Tuesday, July 17, 2007

Capeless in Southeastern Queens

Progressive Southside laments the loss of its capes to McMansions:

We're Losing Our Capes!



Top photo from Progressive Southside. Bottom photo from OuterB.com.

8 comments:

Anonymous said...

There isn't a cape or ranch style house existing in Queens that won't eventually be expanded to the max !

Them's the sad facts folks !

That's "progress"......gag.....up-chuck !

KG2V said...

Of course they will be upsized. Let's just look at it from simple economics. Let's say you're up in Bayside, and let's be conservative with prices (the higher the prices, the worse)

You have a 40x100 lot, with a cape on it - it'll cost you say, 600K. Of that cost, what is the cost of the land, and what is the cost of the house?

What it really comes down to is you have $475-$500K of LAND, and a 100K house (if that)

Now, let's say you are someone looking for a larger house, you can look for a larger house on the same 40x100, and they exist (say a Gross Morton B or C instead of a A), you can TRY to afford say, a 60x100, but that's going to cost you a couple hundred grand more, or you can buy a cape, and rebuild

The thing is, folks want things like central air, a larger house, modern kitchens, modern wiring (both electrical and electronic) and the like.

The simple economics is:
If you have a, say 50 year old cape, and the buyer can afford $600K, he's probably going to want a new kitchen, a new bathroom, central air, and new wiring. Once you want those - the added cost is trivial to non existant to rip the cape down, and put up a larger house (easier to build than rebuild)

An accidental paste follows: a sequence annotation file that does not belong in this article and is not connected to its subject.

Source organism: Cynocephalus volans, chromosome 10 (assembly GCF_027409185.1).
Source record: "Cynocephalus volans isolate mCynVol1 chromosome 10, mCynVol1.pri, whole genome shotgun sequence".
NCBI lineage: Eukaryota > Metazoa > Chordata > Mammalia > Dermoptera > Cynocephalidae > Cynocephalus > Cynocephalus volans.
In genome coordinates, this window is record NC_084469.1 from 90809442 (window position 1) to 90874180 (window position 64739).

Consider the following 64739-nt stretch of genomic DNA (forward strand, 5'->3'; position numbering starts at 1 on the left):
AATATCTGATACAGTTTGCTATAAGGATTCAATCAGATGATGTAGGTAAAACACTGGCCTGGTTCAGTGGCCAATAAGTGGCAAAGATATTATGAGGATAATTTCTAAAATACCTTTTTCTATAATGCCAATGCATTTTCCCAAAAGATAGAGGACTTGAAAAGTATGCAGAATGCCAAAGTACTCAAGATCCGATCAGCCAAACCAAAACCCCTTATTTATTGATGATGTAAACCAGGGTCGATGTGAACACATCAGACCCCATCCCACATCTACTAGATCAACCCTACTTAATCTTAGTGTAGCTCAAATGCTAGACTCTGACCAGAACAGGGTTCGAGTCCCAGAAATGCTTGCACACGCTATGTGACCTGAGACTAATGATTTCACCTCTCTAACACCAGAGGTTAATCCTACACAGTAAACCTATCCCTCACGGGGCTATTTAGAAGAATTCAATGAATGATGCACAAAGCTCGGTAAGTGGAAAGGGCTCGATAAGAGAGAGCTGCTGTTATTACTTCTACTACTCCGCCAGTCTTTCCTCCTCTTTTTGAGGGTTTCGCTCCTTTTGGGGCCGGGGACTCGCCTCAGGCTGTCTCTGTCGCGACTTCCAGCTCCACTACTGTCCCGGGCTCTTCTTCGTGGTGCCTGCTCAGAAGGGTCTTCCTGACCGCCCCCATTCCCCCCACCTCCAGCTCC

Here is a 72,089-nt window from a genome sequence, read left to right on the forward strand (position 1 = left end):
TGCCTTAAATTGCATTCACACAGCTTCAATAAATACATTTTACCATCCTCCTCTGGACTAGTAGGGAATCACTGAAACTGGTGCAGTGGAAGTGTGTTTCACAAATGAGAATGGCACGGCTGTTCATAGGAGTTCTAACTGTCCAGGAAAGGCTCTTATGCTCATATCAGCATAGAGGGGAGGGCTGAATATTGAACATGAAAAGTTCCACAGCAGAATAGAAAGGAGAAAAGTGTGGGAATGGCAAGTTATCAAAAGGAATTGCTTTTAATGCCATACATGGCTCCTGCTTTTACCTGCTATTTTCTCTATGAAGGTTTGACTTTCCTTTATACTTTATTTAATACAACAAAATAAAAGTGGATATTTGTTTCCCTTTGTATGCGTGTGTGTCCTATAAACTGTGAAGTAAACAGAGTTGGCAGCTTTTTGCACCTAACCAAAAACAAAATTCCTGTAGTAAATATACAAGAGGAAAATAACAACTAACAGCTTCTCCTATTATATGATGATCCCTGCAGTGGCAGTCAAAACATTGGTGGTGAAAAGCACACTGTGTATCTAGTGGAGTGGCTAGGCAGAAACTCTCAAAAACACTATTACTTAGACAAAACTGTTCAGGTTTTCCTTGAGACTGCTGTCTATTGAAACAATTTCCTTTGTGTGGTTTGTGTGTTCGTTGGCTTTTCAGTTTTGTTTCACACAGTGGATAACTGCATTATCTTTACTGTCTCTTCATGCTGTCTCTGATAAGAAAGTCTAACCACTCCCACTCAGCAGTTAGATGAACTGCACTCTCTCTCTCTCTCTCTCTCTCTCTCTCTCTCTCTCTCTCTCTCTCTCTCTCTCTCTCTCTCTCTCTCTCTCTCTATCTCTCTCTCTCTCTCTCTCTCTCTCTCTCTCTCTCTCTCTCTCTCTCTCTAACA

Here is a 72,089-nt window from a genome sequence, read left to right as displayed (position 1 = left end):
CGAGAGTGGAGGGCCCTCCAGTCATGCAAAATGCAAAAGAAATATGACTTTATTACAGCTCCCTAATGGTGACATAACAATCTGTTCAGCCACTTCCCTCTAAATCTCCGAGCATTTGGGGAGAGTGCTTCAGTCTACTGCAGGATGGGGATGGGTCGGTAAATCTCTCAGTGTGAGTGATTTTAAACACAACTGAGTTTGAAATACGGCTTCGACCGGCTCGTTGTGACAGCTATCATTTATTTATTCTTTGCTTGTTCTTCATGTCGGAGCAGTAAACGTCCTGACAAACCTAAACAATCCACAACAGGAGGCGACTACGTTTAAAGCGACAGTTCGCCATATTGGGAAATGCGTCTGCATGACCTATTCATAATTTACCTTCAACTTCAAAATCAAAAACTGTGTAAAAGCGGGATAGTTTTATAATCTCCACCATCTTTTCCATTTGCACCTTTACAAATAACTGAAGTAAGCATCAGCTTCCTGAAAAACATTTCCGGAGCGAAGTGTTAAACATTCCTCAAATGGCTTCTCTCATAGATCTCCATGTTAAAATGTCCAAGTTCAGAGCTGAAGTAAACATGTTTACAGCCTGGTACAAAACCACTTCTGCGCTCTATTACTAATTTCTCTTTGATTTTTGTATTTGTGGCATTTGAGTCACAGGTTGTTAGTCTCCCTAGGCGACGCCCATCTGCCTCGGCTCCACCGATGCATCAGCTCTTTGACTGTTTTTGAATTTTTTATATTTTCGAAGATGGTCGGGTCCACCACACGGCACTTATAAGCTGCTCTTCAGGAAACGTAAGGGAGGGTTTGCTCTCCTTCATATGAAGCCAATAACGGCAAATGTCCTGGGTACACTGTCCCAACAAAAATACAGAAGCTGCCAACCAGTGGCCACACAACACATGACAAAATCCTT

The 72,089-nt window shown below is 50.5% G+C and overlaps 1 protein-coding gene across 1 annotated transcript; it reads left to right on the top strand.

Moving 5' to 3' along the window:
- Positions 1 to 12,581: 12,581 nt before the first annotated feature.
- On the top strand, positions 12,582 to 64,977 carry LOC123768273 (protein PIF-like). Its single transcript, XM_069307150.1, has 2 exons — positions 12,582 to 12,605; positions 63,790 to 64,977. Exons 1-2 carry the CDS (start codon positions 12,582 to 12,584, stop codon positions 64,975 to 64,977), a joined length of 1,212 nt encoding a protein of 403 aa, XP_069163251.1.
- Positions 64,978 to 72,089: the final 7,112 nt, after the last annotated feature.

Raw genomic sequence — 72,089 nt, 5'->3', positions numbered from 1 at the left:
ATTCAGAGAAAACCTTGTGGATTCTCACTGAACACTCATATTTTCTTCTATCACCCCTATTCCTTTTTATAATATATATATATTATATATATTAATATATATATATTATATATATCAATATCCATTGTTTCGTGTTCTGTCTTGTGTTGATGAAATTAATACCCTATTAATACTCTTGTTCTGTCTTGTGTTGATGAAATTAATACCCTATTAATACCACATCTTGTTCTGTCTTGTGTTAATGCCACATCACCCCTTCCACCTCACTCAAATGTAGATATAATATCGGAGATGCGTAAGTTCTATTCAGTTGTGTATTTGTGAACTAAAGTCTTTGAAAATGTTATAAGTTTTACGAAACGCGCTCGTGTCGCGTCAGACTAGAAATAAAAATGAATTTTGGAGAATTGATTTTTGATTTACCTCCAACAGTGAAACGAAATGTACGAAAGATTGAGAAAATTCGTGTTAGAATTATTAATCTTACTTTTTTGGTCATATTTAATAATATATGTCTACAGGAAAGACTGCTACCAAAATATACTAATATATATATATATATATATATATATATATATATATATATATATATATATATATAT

Do I like it? No

Do I understand it? Yes - it's simple economics that comes with land prices in NYC being what they are vs the price of building

The ONLY way to stop what is happening is to say "8 million people in NYC is ENOUGH - let's NOT be freindly to an enlarging population in NYC". The problem is, with cities, it's usually "grow or die"

Liman said...

Look at that picture. It's QueensCrap Standard Design 1.1, except the regulation every-new-house-has-to-have-one useless two-story arch over the center front door (note large non-window opening) is NOT the entrance. They decided to put the door on the right, but didn't know how to vary the cookie cutter pattern of the house. So it looks lopsided to boot. These builders take NO care whatsoever.

Anonymous said...

I love older houses(colonials, Tudors, Victorians), but capes are cookie cutter houses from the 50s -- nothing but a rectangle with a roof. The McMansion is an improvement in this case.

Anonymous said...

A lot of these capes are cookie cutter inexpensive houses mass-produced after WWII to handle the population increase. I don't see the problem replacing them with bigger, better, nicer, higher quality houses. We should fight to stop cheap, multi-family housing in inappropriate locations, but we should welcome development that improves upon old stock.

Anonymous said...

Every cape that was ever built was designed to be expanded "kg2v"......that's why they were originally refered to in the 1950s as "expandable capes".

I'm upchucking because many will be over-expanded into monstrously scaled boxy Mc Mansions, Garage Mahals, etc.

Anonymous said...

" with cities, it's usually 'grow or die' "

The most livable cities, like Paris or Rome, or S.F. or Boston, are stable and well planned.

Take a look at many of the midwestern and southern midlevel cities known for their quality of life.

You got to the third world where services lag far behind demand and
squalor is the norm to find a model that 2030 aspires to.

The point is that more people does nothing for the people living here (unless you hire domestic staff or are an absentee landlord)

Our taxes should go to imrove our services to the level of those places that are considered ideal, not as a means to shorehorn more people.

Anonymous said...

The top picture is an ugly pile of shit.